The Japanese brand moves up a class, writes NEIL McDONALD
THE countdown has started on Suzuki Australia’s biggest gamble. It’s called the Kizashi and it will pit the baby Japanese brand against mediumsized big hitters such as the Mazda6, Honda Euro and new Subaru Liberty.
It will be followed by a new-generation Swift in 2011 and a larger four-wheel drive, to sit above the Grand Vitara, the year after.
The Kizashi will land in the second quarter of next year and Suzuki believes it can lift the brand out of the baby-car class.
‘‘This is the biggest passenger car we’ve made. There’s a lot riding on it,’’ Suzuki Australia general manager Tony Devers says.
‘‘It’s a driver’s car and we’ve benchmarked the Mazda6 and Honda Accord Euro.’’
The first Kizashi will hit Australia within weeks, as a pre-production version is put through the certification process. Then an early production unit will face potential buyers in a clinic to test acceptance, price and position.
The Kizashi will be launched as a 2.4-litre front-wheel drive at around $30,000, with a V6 of more than 3.0-litres arriving later. The V6 may also get all-wheel drive.
Before then, Suzuki says it needs to get moving on its all-wheel drive SX4 hatch and is planning a minor facelift.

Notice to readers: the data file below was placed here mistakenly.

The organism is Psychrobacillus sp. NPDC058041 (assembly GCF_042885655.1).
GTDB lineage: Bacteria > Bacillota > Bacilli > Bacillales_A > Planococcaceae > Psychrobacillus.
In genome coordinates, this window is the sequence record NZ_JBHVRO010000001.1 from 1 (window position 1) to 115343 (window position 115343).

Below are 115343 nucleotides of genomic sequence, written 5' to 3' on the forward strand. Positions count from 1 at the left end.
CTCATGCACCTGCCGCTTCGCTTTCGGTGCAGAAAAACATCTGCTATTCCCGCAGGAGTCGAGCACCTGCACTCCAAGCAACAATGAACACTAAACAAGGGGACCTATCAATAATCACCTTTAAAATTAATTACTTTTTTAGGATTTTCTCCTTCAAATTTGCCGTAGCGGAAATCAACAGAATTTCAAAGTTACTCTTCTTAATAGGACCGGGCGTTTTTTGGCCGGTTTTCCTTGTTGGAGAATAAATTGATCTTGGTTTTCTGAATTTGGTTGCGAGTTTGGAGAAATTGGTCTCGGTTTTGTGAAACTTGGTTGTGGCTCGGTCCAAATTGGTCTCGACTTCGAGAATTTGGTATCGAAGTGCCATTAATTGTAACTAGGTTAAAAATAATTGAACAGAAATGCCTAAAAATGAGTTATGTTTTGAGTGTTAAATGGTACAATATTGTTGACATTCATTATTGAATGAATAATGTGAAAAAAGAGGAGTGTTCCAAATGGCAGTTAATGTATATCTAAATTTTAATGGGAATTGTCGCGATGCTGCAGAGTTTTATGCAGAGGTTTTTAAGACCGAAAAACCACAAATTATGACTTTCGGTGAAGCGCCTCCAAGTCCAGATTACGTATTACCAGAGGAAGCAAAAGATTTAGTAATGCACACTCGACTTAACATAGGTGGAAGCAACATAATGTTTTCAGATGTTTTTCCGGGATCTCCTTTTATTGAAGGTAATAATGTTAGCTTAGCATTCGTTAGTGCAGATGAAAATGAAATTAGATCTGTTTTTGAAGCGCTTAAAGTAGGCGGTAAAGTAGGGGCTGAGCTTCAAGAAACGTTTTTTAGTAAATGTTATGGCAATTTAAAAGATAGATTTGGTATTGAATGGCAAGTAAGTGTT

‘‘We’ve dropped the ball on the SX4,’’ Devers admits.
This year Suzuki has sold only 1337 SX4s, down almost 50 per cent over the same period last year.
Devers says the changeover to the new car is to blame.
‘‘We lost about three months of production,’’ he says.
The facelifted SX4 gets a more powerful 2.0-litre engine, a 20 per cent fuel economy boost and more equipment.
Devers wants to relaunch the car with more enthusiasm, but admits it goes up against tough competition such as the Toyota Corolla and Mazda3. So Suzuki plans to push the car’s individual styling and all-wheel-drive capacity.
‘‘AWD represents about 70 per cent of SX4 sales. We’ll definitely push that more among potential buyers,’’ Devers says.
Though Suzuki is planning for Kizashi and moving on SX4, Grand Vitara and Swift remain its big cash cows.
Grand Vitara sales are up 12 per cent this year thanks to the addition of a 2.4-litre three-door model and the Swift is weathering the overall downturn, with sales down only 14 per cent year in the six months to June.
Devers says customer loyalty is improving as the brand’s reputation grows.
Four years ago Suzuki had a buyer-retention rate of only 22 per cent, but this has grown to about 60 per cent.